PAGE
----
# Why does the cut $(V_C,V-V_C)$ respect $A$?

Corollary 23.2

Let $$G = (V,E)$$ be a connected, undirected graph with a real-valued weight function $$w$$ defined on $$E$$. Let $$A$$ be a subset of $$E$$ that is included in some minimum spanning tree for $$G$$, and let $$C = (V_C,E_C)$$ be a connected component (tree) in the forest $$G_A = (V,A)$$. If $$(u,v)$$ is a light edge connecting $$C$$ to some other component in $$G_A$$, then $$(u,v)$$ is safe for $$A$$.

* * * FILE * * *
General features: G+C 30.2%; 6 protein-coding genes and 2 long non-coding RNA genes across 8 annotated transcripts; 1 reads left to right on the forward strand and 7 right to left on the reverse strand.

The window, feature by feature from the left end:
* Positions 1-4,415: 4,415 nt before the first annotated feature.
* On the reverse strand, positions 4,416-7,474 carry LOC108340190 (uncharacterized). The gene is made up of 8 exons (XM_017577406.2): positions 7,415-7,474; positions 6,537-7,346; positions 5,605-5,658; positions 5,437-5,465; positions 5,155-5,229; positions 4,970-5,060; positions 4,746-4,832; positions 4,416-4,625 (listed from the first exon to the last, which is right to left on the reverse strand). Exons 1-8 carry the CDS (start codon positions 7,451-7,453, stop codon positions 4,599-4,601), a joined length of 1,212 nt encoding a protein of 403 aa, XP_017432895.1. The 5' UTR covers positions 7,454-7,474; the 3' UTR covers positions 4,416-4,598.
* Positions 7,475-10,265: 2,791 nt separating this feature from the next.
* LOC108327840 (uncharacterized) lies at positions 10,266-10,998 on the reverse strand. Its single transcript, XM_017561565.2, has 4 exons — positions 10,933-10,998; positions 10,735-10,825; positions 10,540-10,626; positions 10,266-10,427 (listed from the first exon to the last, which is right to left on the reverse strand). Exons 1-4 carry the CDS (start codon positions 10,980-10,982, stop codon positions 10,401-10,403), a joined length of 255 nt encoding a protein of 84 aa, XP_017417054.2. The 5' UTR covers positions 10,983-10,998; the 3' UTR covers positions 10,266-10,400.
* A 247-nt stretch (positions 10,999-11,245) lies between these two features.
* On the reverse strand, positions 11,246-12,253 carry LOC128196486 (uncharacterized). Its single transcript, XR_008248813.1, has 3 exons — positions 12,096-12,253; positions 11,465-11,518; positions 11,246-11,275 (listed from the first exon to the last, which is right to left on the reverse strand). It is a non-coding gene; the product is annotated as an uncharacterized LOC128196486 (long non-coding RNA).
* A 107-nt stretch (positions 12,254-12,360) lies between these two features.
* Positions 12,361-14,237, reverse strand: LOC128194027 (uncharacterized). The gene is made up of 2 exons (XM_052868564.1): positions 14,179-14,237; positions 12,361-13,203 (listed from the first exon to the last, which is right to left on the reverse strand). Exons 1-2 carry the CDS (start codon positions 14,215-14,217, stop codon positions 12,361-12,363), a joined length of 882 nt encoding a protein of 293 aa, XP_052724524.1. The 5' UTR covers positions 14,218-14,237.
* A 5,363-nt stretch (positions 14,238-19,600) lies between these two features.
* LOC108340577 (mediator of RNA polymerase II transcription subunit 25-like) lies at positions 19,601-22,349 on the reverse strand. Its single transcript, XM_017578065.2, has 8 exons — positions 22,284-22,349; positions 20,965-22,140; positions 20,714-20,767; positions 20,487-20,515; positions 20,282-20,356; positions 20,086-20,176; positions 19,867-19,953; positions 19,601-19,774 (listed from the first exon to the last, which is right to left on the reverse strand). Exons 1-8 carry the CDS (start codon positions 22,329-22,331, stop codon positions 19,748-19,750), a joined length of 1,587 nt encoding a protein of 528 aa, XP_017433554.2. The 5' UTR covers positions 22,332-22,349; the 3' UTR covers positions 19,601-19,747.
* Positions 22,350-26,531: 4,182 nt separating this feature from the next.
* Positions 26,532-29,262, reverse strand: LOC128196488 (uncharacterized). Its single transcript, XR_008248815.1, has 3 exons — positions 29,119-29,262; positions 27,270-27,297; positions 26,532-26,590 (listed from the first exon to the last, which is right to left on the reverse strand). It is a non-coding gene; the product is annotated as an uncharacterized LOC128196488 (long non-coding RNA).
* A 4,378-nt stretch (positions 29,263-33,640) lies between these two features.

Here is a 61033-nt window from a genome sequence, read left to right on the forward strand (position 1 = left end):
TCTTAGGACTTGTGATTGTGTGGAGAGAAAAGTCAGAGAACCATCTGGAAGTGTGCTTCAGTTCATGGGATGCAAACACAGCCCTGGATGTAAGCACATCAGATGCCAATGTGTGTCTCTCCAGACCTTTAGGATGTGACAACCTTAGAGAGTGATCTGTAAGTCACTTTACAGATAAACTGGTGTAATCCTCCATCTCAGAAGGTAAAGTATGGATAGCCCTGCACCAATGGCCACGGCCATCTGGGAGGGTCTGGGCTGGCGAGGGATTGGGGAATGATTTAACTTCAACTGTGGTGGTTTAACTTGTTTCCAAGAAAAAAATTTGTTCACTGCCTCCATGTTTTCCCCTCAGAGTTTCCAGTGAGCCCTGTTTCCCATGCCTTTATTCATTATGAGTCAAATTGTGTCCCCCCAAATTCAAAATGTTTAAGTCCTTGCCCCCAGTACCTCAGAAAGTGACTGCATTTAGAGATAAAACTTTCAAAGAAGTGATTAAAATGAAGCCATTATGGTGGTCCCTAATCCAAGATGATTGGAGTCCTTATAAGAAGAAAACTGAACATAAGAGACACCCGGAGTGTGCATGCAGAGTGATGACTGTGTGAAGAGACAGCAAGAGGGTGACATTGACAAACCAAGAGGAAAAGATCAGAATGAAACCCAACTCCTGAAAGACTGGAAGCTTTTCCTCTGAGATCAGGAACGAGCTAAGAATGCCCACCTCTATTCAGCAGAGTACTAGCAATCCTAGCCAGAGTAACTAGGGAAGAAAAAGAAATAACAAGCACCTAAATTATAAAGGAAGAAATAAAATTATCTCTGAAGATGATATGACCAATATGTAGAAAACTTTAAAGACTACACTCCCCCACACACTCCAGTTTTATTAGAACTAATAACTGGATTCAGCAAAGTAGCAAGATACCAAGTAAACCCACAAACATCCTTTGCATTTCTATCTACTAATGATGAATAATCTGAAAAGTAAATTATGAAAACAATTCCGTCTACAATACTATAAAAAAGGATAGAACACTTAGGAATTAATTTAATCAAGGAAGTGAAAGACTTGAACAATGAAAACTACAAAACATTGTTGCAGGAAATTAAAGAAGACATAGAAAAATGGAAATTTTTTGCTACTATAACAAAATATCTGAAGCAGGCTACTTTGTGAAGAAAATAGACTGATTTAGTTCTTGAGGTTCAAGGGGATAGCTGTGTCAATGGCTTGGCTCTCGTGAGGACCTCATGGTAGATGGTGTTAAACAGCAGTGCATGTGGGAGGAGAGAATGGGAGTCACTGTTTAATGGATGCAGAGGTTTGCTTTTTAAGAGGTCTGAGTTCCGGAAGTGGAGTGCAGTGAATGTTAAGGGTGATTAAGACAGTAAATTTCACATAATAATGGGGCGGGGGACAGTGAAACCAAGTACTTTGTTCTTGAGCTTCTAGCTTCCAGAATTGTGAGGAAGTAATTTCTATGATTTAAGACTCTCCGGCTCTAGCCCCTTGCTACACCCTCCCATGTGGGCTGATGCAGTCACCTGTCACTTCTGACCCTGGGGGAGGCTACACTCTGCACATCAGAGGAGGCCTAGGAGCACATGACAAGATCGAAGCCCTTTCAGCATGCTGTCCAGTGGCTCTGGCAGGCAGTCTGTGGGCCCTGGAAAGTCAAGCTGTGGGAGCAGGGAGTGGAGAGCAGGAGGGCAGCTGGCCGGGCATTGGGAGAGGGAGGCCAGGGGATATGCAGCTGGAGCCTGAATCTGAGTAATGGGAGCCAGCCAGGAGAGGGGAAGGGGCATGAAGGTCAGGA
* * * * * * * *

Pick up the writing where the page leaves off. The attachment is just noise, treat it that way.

Proof The cut $$(V_C,V-V_C)$$ respects $$A$$, and $$(u,v)$$ is a light edge for this cut. Therefore, $$(u,v)$$ is safe for $$A$$. $$\quad\blacksquare$$

I did understand the original proof for the Cut property in CLRS (Theorem 23.1). But I am unable to grasp how does the above corollary follow from the original proof? Why does the cut $$(V_C,V-V_C)$$ respect $$A$$?

The cut $$(V_C,V-V_C)$$ respects $$A$$ since $$C$$ is a connected component in $$(V,A)$$.